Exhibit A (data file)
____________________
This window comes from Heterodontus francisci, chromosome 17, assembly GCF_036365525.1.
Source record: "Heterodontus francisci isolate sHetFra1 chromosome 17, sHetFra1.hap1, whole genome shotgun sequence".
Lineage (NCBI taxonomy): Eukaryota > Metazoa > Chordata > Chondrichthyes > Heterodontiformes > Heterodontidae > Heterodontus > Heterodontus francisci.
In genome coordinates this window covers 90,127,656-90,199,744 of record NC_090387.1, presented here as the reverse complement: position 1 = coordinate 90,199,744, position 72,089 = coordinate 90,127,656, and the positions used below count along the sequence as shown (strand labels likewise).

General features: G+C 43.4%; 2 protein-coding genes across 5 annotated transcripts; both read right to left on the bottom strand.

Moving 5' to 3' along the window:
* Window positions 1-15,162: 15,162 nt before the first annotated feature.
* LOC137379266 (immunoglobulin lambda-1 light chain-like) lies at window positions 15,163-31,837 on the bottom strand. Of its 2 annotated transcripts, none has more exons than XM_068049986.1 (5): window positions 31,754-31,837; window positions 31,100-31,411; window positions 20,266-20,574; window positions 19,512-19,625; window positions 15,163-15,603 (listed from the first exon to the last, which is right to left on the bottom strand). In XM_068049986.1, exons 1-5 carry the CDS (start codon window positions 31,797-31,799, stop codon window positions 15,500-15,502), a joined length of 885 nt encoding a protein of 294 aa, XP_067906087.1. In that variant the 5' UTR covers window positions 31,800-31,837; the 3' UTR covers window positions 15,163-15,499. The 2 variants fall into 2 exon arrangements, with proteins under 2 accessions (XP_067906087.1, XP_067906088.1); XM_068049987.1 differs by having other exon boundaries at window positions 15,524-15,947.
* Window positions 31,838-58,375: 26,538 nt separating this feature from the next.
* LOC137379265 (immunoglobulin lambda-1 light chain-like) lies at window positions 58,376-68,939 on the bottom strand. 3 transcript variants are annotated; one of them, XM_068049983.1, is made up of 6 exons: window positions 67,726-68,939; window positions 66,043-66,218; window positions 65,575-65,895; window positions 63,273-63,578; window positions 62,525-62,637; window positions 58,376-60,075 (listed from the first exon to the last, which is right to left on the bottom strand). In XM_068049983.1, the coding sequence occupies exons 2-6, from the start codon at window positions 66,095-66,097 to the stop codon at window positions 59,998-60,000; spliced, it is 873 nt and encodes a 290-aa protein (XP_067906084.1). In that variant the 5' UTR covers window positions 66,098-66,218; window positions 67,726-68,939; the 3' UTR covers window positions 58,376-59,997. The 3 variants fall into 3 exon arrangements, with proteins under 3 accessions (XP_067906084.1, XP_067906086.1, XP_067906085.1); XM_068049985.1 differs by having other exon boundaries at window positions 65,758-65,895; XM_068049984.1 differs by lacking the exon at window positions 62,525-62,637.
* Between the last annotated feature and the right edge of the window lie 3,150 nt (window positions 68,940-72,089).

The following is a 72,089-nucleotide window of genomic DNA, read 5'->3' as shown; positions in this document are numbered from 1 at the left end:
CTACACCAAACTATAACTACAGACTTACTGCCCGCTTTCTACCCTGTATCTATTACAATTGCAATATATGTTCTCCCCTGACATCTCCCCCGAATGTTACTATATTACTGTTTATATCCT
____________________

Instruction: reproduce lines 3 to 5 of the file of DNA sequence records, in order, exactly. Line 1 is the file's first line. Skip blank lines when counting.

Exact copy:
Lineage (NCBI taxonomy): Eukaryota > Metazoa > Chordata > Chondrichthyes > Heterodontiformes > Heterodontidae > Heterodontus > Heterodontus francisci.
In genome coordinates this window covers 90,127,656-90,199,744 of record NC_090387.1, presented here as the reverse complement: position 1 = coordinate 90,199,744, position 72,089 = coordinate 90,127,656, and the positions used below count along the sequence as shown (strand labels likewise).

General features: G+C 43.4%; 2 protein-coding genes across 5 annotated transcripts; both read right to left on the bottom strand.